Tesla has issued a recall of nearly every vehicle it has produced in the last decade, amounting to over 2 million cars in the U.S., due to safety issues with the Autopilot driver assistance system. Autopilot allows vehicles to steer, accelerate and brake automatically within their lane, but Tesla said it can be used in ways not intended, raising crash risks.
Autopilot to Face Strict Limits After Numerous Crashes
The recall comes amid growing scrutiny of Autopilot after numerous high-profile crashes involving Teslas. As reported by The Washington Post, federal regulators have linked Tesla’s partially automated driving system to crashes where nearly 20 people have died since 2016.
Tesla plans to release an over-the-air software update that will restrict how Autopilot can be used. As per the company, the system will now require drivers to keep their hands on the steering wheel more frequently when engaged and limit its operation on certain roads.
“We’re not saying it’s unsafe to use Autopilot,” said Tesla CEO Elon Musk in a statement. “Just that drivers need to pay better attention and not treat it like a fully autonomous system, which it isn’t.”
The National Highway Traffic Safety Administration (NHTSA) said this constitutes an unreasonable safety risk as too many drivers rely on Autopilot fully without monitoring the road. Over 200 crashes have been reported involving Autopilot misuse.
Timeline of Key Events Leading Up to Recall
Tesla’s Autopilot has long faced scrutiny even as the company touts its benefits. Here is a timeline of notable developments:
- 2016 – First fatal Autopilot crash occurs when a Tesla Model S fails to detect a truck crossing the highway.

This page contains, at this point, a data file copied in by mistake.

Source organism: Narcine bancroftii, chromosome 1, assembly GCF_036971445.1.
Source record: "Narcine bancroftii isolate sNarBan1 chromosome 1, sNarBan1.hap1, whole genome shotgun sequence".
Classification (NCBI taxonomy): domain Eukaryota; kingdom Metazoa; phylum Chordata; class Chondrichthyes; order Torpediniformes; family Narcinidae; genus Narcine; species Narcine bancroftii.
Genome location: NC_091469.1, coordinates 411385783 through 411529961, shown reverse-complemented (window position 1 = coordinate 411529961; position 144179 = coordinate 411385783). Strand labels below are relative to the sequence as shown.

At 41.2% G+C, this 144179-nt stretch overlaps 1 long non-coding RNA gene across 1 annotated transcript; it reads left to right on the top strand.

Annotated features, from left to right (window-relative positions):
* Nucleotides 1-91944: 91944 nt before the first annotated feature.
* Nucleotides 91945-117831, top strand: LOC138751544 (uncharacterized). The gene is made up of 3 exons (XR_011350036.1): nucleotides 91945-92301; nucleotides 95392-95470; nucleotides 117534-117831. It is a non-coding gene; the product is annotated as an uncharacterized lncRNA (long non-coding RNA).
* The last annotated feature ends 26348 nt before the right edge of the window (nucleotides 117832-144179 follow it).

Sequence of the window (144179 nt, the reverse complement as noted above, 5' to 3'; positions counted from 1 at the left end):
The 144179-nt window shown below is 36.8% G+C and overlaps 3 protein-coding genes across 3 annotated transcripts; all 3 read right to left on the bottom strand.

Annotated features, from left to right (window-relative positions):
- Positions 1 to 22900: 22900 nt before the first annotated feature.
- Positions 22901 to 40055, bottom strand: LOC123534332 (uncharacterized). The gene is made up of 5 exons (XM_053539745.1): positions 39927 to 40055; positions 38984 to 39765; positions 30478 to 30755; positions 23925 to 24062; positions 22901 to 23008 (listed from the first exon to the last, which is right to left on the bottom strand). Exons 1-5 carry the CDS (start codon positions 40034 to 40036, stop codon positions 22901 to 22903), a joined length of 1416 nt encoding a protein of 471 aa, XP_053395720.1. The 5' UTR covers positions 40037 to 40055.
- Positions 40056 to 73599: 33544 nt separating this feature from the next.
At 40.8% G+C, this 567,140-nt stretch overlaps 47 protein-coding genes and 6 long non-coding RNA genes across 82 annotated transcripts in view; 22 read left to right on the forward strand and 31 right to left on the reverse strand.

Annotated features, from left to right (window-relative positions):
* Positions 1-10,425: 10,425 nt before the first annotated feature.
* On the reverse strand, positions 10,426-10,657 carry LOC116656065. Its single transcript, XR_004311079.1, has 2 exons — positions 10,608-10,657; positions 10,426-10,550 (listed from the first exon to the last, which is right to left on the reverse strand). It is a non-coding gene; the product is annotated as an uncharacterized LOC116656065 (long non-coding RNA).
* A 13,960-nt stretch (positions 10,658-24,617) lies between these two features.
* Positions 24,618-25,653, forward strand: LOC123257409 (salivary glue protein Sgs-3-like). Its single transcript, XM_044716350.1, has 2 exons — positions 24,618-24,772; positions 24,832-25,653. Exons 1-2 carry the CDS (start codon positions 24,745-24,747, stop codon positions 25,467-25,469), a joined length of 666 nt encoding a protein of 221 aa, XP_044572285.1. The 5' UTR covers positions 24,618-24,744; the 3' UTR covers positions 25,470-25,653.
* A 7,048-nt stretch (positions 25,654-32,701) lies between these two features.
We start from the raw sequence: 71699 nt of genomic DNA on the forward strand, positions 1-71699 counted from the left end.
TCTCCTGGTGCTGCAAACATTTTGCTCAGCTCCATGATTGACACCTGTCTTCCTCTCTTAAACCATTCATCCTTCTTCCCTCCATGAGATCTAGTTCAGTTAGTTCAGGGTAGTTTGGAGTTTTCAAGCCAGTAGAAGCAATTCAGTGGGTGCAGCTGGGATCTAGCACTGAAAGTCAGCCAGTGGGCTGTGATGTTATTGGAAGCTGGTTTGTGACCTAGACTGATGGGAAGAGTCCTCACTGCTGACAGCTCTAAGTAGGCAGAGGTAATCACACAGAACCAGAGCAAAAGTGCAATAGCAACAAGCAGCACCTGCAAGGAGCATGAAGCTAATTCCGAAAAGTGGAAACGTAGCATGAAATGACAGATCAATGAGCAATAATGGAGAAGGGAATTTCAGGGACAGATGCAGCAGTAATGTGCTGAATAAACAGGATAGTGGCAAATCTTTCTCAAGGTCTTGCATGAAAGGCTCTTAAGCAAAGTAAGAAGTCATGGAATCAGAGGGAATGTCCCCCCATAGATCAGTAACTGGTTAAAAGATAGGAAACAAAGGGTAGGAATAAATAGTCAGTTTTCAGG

- 2018 – Apple engineer Walter Huang dies when his Tesla Model X on Autopilot accelerated into a concrete barrier. Vehicle logs showed no driver input detected.
- 2021 – NHTSA upgrades its probe into Autopilot crashes. Musk claims it makes driving safer overall.
- 2023 – After analyzing almost 100 crashes, the NHTSA pressures Tesla into major Autopilot limitations to improve safety.
“The mounting crashes made this recall inevitable,” remarked Missy Cummings, Duke professor and Autopilot critic. “Tesla can no longer claim Autopilot is merely a driver assistance system when clearly too many customers trust it as self-driving.”
Software Update to Bring Notable Changes
As part of the recall, Tesla Autopilot will face strict usage constraints under an upcoming mandatory software update. Key changes include:
- More frequent nags for steering wheel input, as often as every 30 seconds
- Disabling Autosteer, auto lane-changing and Smart Summon if warnings are ignored
- Limiting AutoSteer only to divided highways with access controls
- Reducing max allowed speed for AutoSteer to 65 mph
Industry reactions were mixed:
“This is a defining moment for regulated autonomy in cars,” said Bryant Walker Smith, a University of South Carolina law professor. “This will set the tone for all future advanced driver assistance systems.”
However, critics argued the move does not address underlying algorithm issues that lead to crashes. “Fundamentally, Tesla needs better software that matches human driver behavior,” said Phil Koopman, an autonomous vehicle expert at Carnegie Mellon University.
What Happens Next? Can the Recall Restore Faith in Autopilot?
Looking ahead, the big question will be whether limiting Autopilot functionality can rebuild consumer and regulator trust around its safety promises.
Tesla maintains the updated system will still provide useful assistance if used properly. But the recall constitutes a blow to the brand and vision of CEO Elon Musk, who has repeatedly promoted Autopilot’s capabilities.
Other automakers may also face closer NHTSA scrutiny over their own driver assistance systems in response. As vehicles grow increasingly automated, striking the right balance between safety and functionality will only grow more complex.
For now, Tesla owners will soon experience a very different version of Autopilot. And the company’s reputation hangs in the balance as it works to demonstrate that self-driving cars can truly live up to their names.
Key Statistics on Tesla Autopilot Recall:
|Number of Vehicles Recalled
|Over 2 million
|Models Y, X, S, 3
|Production Years Impacted
|Oct 2012 – Dec 2023
|Reason for Recall
|Improper Autopilot usage leading to crashes
|Software update to limit Autopilot capabilities
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